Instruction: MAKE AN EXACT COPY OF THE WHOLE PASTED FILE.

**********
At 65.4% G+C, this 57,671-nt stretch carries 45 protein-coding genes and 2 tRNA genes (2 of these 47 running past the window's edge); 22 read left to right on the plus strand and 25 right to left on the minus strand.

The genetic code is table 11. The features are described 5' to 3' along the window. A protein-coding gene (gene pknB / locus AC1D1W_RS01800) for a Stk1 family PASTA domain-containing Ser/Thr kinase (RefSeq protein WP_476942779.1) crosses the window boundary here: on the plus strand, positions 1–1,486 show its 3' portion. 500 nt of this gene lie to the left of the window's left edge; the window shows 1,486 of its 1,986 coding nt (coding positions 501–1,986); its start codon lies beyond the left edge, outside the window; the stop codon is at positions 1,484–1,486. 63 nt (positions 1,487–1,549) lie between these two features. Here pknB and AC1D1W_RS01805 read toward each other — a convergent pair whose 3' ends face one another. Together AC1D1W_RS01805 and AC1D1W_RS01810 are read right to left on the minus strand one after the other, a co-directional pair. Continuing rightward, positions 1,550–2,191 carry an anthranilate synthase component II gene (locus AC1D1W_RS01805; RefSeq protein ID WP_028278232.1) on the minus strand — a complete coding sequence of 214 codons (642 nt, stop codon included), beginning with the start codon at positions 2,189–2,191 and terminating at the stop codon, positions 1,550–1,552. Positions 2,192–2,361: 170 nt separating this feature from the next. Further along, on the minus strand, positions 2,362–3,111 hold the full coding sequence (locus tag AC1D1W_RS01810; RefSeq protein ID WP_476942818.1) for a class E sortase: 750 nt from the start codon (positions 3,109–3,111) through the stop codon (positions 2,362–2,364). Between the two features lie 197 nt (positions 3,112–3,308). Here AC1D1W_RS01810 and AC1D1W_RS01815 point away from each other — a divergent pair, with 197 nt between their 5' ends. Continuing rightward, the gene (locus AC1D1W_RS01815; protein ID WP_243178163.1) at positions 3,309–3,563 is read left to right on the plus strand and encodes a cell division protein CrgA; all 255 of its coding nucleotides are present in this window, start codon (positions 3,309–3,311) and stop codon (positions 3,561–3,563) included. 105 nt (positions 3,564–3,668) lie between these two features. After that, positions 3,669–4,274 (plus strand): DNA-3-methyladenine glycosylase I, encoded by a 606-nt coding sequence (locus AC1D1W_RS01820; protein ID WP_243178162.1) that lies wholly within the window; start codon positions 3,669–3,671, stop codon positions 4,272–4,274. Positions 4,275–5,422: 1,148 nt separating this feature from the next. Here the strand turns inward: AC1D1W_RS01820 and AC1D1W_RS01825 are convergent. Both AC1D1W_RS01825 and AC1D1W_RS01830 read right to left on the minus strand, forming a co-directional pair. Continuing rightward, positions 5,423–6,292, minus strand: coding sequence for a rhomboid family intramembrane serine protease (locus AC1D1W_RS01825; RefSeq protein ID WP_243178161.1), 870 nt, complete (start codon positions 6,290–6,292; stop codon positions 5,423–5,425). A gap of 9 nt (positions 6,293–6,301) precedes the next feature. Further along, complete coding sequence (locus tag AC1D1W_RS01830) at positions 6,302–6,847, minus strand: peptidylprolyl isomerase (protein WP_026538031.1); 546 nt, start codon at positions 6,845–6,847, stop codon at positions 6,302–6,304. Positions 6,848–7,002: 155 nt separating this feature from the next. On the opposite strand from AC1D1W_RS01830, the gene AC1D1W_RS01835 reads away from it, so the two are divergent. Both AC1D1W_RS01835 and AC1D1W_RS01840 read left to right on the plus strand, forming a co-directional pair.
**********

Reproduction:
At 65.4% G+C, this 57,671-nt stretch carries 45 protein-coding genes and 2 tRNA genes (2 of these 47 running past the window's edge); 22 read left to right on the plus strand and 25 right to left on the minus strand.

The genetic code is table 11. The features are described 5' to 3' along the window. A protein-coding gene (gene pknB / locus AC1D1W_RS01800) for a Stk1 family PASTA domain-containing Ser/Thr kinase (RefSeq protein WP_476942779.1) crosses the window boundary here: on the plus strand, positions 1–1,486 show its 3' portion. 500 nt of this gene lie to the left of the window's left edge; the window shows 1,486 of its 1,986 coding nt (coding positions 501–1,986); its start codon lies beyond the left edge, outside the window; the stop codon is at positions 1,484–1,486. 63 nt (positions 1,487–1,549) lie between these two features. Here pknB and AC1D1W_RS01805 read toward each other — a convergent pair whose 3' ends face one another. Together AC1D1W_RS01805 and AC1D1W_RS01810 are read right to left on the minus strand one after the other, a co-directional pair. Continuing rightward, positions 1,550–2,191 carry an anthranilate synthase component II gene (locus AC1D1W_RS01805; RefSeq protein ID WP_028278232.1) on the minus strand — a complete coding sequence of 214 codons (642 nt, stop codon included), beginning with the start codon at positions 2,189–2,191 and terminating at the stop codon, positions 1,550–1,552. Positions 2,192–2,361: 170 nt separating this feature from the next. Further along, on the minus strand, positions 2,362–3,111 hold the full coding sequence (locus tag AC1D1W_RS01810; RefSeq protein ID WP_476942818.1) for a class E sortase: 750 nt from the start codon (positions 3,109–3,111) through the stop codon (positions 2,362–2,364). Between the two features lie 197 nt (positions 3,112–3,308). Here AC1D1W_RS01810 and AC1D1W_RS01815 point away from each other — a divergent pair, with 197 nt between their 5' ends. Continuing rightward, the gene (locus AC1D1W_RS01815; protein ID WP_243178163.1) at positions 3,309–3,563 is read left to right on the plus strand and encodes a cell division protein CrgA; all 255 of its coding nucleotides are present in this window, start codon (positions 3,309–3,311) and stop codon (positions 3,561–3,563) included. 105 nt (positions 3,564–3,668) lie between these two features. After that, positions 3,669–4,274 (plus strand): DNA-3-methyladenine glycosylase I, encoded by a 606-nt coding sequence (locus AC1D1W_RS01820; protein ID WP_243178162.1) that lies wholly within the window; start codon positions 3,669–3,671, stop codon positions 4,272–4,274. Positions 4,275–5,422: 1,148 nt separating this feature from the next. Here the strand turns inward: AC1D1W_RS01820 and AC1D1W_RS01825 are convergent. Both AC1D1W_RS01825 and AC1D1W_RS01830 read right to left on the minus strand, forming a co-directional pair. Continuing rightward, positions 5,423–6,292, minus strand: coding sequence for a rhomboid family intramembrane serine protease (locus AC1D1W_RS01825; RefSeq protein ID WP_243178161.1), 870 nt, complete (start codon positions 6,290–6,292; stop codon positions 5,423–5,425). A gap of 9 nt (positions 6,293–6,301) precedes the next feature. Further along, complete coding sequence (locus tag AC1D1W_RS01830) at positions 6,302–6,847, minus strand: peptidylprolyl isomerase (protein WP_026538031.1); 546 nt, start codon at positions 6,845–6,847, stop codon at positions 6,302–6,304. Positions 6,848–7,002: 155 nt separating this feature from the next. On the opposite strand from AC1D1W_RS01830, the gene AC1D1W_RS01835 reads away from it, so the two are divergent. Both AC1D1W_RS01835 and AC1D1W_RS01840 read left to right on the plus strand, forming a co-directional pair.